Many bridges usually mean many rivers, or at least, vertical terrain change. Here it is rivers.
And bridges may lead to islands. Saint Helen’s Island was enlarged and modified for Expo 67. Most of the buildings are gone, and this is one large park. The iconic American Pavilion has become the Montréal Biosphère. Don’t know about the castle structure to the right—water tower?
Blue? Nice touch. Is this a mansard roof—or merely mansard-like?
Like the ice warning sign behind the handlebar.
Elsewhere we saw a truck watering the street. My guess it’s part of the horse clean-up strategy.
I think only the right door is in use, and the café has kindly offered seating for the unused half of the steps. This is in the old-town area.
Overview drama: who can post to social media first?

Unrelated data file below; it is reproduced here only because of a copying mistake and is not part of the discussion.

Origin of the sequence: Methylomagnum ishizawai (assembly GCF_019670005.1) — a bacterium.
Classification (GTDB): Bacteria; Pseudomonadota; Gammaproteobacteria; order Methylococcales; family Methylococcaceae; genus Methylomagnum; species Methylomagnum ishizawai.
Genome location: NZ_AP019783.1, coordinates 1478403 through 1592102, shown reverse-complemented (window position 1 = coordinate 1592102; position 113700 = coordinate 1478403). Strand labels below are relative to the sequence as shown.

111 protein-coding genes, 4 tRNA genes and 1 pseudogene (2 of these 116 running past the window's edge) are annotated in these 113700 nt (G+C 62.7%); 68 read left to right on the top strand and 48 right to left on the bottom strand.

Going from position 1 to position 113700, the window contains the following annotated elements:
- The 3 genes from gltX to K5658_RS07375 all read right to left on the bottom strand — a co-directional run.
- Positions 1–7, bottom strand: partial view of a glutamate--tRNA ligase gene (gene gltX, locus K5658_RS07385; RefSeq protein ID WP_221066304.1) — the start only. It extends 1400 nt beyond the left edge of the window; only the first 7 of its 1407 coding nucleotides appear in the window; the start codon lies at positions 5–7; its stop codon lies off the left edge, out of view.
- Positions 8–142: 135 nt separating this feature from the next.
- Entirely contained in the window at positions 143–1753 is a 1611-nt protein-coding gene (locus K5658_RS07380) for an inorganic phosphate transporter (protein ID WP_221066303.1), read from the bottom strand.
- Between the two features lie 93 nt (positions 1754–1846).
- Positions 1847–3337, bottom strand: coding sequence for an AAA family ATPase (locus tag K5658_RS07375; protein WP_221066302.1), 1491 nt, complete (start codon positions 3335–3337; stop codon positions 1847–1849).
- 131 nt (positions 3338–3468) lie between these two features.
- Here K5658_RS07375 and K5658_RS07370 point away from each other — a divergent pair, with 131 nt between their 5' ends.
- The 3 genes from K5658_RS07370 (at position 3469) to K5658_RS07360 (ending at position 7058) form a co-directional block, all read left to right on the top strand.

That was a sample of our Montréal morning. We followed the Ottawa River downstream, taking a side tour of the large Île Saint-Ignace. Flat, duh. Many summer cottages with some age on them (small), and a few large, new ones. Considerable active farmland, especially soy, maize, and cattle grazing. And channels the river has abandoned.
You are seeing two bridges visually conflated. Makes for an appearance of strange engineering.
Haven’t seen a medieval-style city wall in a while. Welcome to old Quebec.
That statue left of center in the distance is of Samuel de Champlain. Colonialism honored.
I am becoming not-a-fan of cruise-ship towns. This mammoth vessel had a giant screen on that upper deck displaying moving images constantly, because, why look over the railing at real life? Or at the clouds above?
This is the famous Frontenac (now Le Château Frontenac), and we are standing on the Terrasse Dufferin, which amounts to a huge, high-elevation boardwalk. I expect we’ll follow up on the views we got through portals in the decking to excavated building remains below at the other end. This end has cannons and a closed-for-the-season toboggan ride with three lanes. And a fort above.